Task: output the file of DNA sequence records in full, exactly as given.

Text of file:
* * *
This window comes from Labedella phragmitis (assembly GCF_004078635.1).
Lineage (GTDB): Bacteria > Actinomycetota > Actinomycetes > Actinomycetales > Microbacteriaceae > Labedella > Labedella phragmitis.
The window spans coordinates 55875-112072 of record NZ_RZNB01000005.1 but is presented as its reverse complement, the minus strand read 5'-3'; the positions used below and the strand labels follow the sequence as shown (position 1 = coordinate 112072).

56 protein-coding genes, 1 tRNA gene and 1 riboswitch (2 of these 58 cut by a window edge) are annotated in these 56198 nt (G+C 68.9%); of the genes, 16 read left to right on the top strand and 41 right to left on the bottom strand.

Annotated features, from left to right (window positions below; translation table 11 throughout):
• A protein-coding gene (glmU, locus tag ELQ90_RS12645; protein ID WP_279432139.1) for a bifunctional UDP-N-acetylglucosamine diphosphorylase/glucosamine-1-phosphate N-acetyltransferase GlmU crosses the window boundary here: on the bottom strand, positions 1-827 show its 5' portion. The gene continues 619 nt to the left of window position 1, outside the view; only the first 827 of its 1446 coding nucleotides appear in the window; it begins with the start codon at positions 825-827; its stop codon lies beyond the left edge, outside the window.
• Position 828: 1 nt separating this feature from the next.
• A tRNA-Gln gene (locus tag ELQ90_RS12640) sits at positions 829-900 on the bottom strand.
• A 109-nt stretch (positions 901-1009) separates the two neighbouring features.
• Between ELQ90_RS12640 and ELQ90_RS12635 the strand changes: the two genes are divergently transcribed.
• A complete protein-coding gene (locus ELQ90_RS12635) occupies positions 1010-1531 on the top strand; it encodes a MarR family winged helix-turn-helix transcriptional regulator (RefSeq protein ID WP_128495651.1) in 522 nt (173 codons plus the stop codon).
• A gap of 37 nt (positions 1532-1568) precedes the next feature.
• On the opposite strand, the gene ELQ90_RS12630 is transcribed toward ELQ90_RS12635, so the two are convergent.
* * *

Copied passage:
This window comes from Labedella phragmitis (assembly GCF_004078635.1).
Lineage (GTDB): Bacteria > Actinomycetota > Actinomycetes > Actinomycetales > Microbacteriaceae > Labedella > Labedella phragmitis.
The window spans coordinates 55875-112072 of record NZ_RZNB01000005.1 but is presented as its reverse complement, the minus strand read 5'-3'; the positions used below and the strand labels follow the sequence as shown (position 1 = coordinate 112072).

56 protein-coding genes, 1 tRNA gene and 1 riboswitch (2 of these 58 cut by a window edge) are annotated in these 56198 nt (G+C 68.9%); of the genes, 16 read left to right on the top strand and 41 right to left on the bottom strand.

Annotated features, from left to right (window positions below; translation table 11 throughout):
• A protein-coding gene (glmU, locus tag ELQ90_RS12645; protein ID WP_279432139.1) for a bifunctional UDP-N-acetylglucosamine diphosphorylase/glucosamine-1-phosphate N-acetyltransferase GlmU crosses the window boundary here: on the bottom strand, positions 1-827 show its 5' portion. The gene continues 619 nt to the left of window position 1, outside the view; only the first 827 of its 1446 coding nucleotides appear in the window; it begins with the start codon at positions 825-827; its stop codon lies beyond the left edge, outside the window.
• Position 828: 1 nt separating this feature from the next.
• A tRNA-Gln gene (locus tag ELQ90_RS12640) sits at positions 829-900 on the bottom strand.
• A 109-nt stretch (positions 901-1009) separates the two neighbouring features.
• Between ELQ90_RS12640 and ELQ90_RS12635 the strand changes: the two genes are divergently transcribed.
• A complete protein-coding gene (locus ELQ90_RS12635) occupies positions 1010-1531 on the top strand; it encodes a MarR family winged helix-turn-helix transcriptional regulator (RefSeq protein ID WP_128495651.1) in 522 nt (173 codons plus the stop codon).
• A gap of 37 nt (positions 1532-1568) precedes the next feature.
• On the opposite strand, the gene ELQ90_RS12630 is transcribed toward ELQ90_RS12635, so the two are convergent.